The real test comes when Ser Janos Slynt, a slimeball since the beginning, refuses a command to restore a crumbling tower, and not even Ser Alliser stands by him.

Parental theories aside, never has Jon Snow looked more like Ned Stark than in that moment on the platform, when he asks Slynt for his final words. Slynt, of course, caves like the shrivelling coward he is, begging for mercy. Jon almost grants it too, but then this is not Mance Raydar and he is now in command. The man who gives the sentence must swing the sword, and so Janos is no more.

Finally we come to Volantis, the sprawling city Tyrion jumps into after losing his mind in his travelling box. It's the kind of place that takes slaving seriously – indentured servants are branded according to their place in society.

He quickly nips away from Varys and becomes entranced by a red priestess holding a public preaching session. She praises Daenerys as a saviour, a concept Tyrion is happy to mock until the priestess turns her dark, knowing eyes upon him. "Let's find a brothel" is the only sensible solution to such a probe.

Upon arrival, it's clear Daenerys' influence has spilled over into the world of fantasy role-play, with the most popular working girl a Mother of Dragons imitator, complete with buttless cape. You could say that actor had quite the part.

Despite Tyrion's initially lusty intentions towards another girl – because of her sceptical mind, awww – he finds himself unable to muster the, ahem, courage to follow her to bed. Tiredness or excessive drinking, perhaps? Or memories of Shae, swimming back into his mind? Either way, it leaves Tyrion pondering a future without his all time favourite ritual.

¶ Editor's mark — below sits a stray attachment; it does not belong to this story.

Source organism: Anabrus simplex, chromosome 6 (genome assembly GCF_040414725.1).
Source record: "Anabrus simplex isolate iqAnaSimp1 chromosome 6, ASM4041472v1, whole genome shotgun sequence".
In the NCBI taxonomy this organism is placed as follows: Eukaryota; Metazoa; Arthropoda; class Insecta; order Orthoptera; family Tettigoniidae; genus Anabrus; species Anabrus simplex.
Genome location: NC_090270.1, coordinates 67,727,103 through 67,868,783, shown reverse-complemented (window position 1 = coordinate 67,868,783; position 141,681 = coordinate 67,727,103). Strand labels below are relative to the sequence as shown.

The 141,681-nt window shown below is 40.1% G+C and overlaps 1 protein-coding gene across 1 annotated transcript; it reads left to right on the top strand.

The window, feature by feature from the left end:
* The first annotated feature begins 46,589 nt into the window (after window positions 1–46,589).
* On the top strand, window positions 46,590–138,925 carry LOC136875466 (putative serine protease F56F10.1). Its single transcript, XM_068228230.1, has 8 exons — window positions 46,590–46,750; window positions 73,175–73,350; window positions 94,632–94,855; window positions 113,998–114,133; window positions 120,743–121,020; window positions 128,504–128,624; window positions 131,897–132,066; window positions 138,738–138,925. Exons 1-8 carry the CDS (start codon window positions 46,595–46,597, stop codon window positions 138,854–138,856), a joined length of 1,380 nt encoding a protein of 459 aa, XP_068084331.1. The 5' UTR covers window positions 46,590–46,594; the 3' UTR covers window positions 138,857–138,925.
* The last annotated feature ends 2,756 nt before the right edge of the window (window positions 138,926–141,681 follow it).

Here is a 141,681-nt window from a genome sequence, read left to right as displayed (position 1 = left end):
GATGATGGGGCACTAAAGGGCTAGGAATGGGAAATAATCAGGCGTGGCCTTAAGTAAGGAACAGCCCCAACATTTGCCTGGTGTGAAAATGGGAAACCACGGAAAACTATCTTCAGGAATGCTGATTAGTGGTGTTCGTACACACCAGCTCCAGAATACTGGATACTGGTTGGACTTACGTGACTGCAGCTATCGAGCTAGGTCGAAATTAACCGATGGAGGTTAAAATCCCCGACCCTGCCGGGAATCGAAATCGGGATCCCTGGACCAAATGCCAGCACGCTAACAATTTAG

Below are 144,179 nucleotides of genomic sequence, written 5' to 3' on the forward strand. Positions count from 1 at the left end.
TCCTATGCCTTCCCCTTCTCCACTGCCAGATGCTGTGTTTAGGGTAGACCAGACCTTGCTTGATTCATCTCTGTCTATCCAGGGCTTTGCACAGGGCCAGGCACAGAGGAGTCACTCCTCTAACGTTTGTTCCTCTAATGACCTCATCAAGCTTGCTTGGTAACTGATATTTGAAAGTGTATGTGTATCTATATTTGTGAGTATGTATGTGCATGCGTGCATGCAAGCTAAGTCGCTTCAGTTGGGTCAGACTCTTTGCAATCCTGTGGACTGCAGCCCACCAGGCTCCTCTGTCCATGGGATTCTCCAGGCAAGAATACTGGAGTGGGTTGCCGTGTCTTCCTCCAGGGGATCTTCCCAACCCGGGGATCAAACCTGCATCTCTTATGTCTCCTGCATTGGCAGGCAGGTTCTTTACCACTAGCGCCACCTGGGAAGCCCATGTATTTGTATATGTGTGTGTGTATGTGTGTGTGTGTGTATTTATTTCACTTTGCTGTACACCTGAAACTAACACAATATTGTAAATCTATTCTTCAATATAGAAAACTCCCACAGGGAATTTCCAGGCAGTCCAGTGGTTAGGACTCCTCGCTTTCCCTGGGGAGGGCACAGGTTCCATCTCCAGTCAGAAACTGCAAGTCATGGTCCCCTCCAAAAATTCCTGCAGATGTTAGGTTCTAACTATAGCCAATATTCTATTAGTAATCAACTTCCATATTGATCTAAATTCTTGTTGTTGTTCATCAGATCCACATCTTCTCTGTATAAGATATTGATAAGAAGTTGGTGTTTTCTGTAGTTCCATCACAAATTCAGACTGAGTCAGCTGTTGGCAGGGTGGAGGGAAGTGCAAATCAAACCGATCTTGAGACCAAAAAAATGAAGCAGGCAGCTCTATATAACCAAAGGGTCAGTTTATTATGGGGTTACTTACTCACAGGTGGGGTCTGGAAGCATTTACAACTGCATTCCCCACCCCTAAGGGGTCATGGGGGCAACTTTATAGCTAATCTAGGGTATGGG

Yay! Best Moments

Call me some sort of fetishist, but it's hard to beat Tyrion taking a leak when it comes to great moments in television history. The fact he was lassoed by the exiled Jorah Mormont was a fantastic cliffhanger ending.

"I'm taking you to the Queen," was Jorah's reasoning, leading us to think he might be after the reward Cersei has offered for her brother's head. But she's no longer technically queen – and Jorah has more to gain from someone who is – Daenerys. Could the little Lannister wind up where he was going anyway, just via a different means of transport?

Zing! Best Lines

It wasn't even a line, it was a look. The brothel bouncer rubs Tyrion's head, saying it's good luck to rub the head of a dwarf. Without skipping a beat, Tyrion replies "It's even better luck to suck a dwarf's c---", and Varys turns his head in the best possible "Oh, FFS" way in history.

Mind you, Tyrion's "I need to speak with someone with hair" to Varys and "What will I do with my spare time?" to the disappointed prostitute were pretty golden as well.

Eww, gross

Qyburn is creating zombies, people. As I live and breathe, he is trying to make creatures that live and breathe down there in the bowels of King's Landing. Cooking up some Frankensteinian monster hellbent on destroying us all. "Shhh," he tells his moving table corpse as he dissects a rat. Forget Littlefinger, Qyburn is The New Creepy.

Boo, sucks

No Dany means no naked Maario this week. Also, one of my foster kittens got adopted, so my own hold on the title Mother of Kittens has been weakened. I wonder how Dany is doing with her dragons, after Drogon made a reappearance?